But photography has always been an outlet for me to challenge myself and continue to learn, and about a year ago I decided to really push myself to become a much better portrait photographer. My goal is to photograph people who I think are cool and interesting and have the setting help compliment who they are as a person. I’m hoping to focus this mainly on the residents of Reno, Nevada, but I will definitely be deviating from that at times. So here is my first Portraits of Reno blog post, and it features something that the world really needs a lot these days, some young guys who can rock! Rigorous Proof, featuring Jessie Gaddis, Johnny Bailey, Adam Landis, and Wes Forster, is one of Reno, Nevada’s best up-and-coming bands. Landis was in my English 101 class a couple years ago at Truckee Meadows Community College and wrote his first essay about his band’s victory in the Clash for Cash band competition where they rocked the house with their amazing cover of The Clash’s “Train in Vain.” I laughed and never forgot about his oh-so-important opening paragraph about, “munching on a spoonful of bran and raisins,” while learning about the contest through an email on his phone from a promoter.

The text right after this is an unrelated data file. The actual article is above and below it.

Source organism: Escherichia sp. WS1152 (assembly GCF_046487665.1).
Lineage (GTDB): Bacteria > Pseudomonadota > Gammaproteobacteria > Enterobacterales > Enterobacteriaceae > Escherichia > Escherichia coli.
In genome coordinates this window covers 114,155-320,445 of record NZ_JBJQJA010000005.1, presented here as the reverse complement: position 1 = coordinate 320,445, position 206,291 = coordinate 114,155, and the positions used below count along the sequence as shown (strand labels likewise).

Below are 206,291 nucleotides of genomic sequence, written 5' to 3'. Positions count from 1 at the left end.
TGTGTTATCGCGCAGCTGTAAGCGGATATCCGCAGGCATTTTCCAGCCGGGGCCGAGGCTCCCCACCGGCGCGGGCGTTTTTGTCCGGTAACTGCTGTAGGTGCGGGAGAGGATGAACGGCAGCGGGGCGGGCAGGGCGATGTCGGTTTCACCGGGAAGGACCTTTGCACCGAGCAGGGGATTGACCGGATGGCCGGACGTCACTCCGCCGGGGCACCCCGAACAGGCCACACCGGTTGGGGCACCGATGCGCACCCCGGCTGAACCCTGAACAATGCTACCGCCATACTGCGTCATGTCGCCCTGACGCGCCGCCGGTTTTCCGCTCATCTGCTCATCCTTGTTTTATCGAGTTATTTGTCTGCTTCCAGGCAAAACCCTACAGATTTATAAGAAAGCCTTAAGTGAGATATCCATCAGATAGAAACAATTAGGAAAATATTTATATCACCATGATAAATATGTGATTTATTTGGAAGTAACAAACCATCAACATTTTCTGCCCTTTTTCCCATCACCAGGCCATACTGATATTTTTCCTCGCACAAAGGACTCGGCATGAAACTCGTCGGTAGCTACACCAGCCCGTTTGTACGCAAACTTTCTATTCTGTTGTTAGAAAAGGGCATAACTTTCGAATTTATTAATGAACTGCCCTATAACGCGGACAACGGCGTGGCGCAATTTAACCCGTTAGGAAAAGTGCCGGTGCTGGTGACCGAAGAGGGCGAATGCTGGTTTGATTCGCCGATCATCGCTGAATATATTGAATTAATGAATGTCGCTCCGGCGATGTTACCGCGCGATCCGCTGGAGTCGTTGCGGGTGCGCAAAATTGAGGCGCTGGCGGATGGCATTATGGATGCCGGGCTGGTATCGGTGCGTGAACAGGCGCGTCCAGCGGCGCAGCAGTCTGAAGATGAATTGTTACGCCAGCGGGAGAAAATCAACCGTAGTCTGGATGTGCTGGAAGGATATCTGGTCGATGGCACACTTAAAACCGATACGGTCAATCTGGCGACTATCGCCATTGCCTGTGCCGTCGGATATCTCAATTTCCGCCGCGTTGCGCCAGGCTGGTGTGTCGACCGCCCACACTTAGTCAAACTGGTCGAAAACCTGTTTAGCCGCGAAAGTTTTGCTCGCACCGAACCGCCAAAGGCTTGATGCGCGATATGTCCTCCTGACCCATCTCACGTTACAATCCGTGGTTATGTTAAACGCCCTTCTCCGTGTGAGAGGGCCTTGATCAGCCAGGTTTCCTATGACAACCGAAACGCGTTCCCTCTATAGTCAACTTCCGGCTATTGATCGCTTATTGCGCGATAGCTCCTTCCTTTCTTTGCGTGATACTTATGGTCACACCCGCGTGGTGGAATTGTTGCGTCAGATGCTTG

So while brainstorming about this project a couple months ago and noticing the band’s name on display upon the Knitting Factory’s marquee on Reno’s Virginia Street, I decided to send Landis an email to see if Rigorous Proof would like some new photos. They said yes, and it all fell into place a month or so later. Upon arrival, they gave me a copy of their CD, Perspectives, and I think it’s really good. They’re cool dudes who can play their instruments and have good songs. I haven’t been to a live show yet, but I watched some clips on You Tube, and it looks like they can get a good crowd of folks to show up to see them perform. Their website is rigorousproof.com.
I want to continue this project and have purchased lighting equipment that is far superior to anything that I’ve ever used. For the most part, I’d like to keep this project in Reno and feature on-location Renoites in a setting that compliments and helps to define them. Please email me (firstname.lastname@example.org) if you have any suggestions about people in Reno who really need to be photographed, thanks!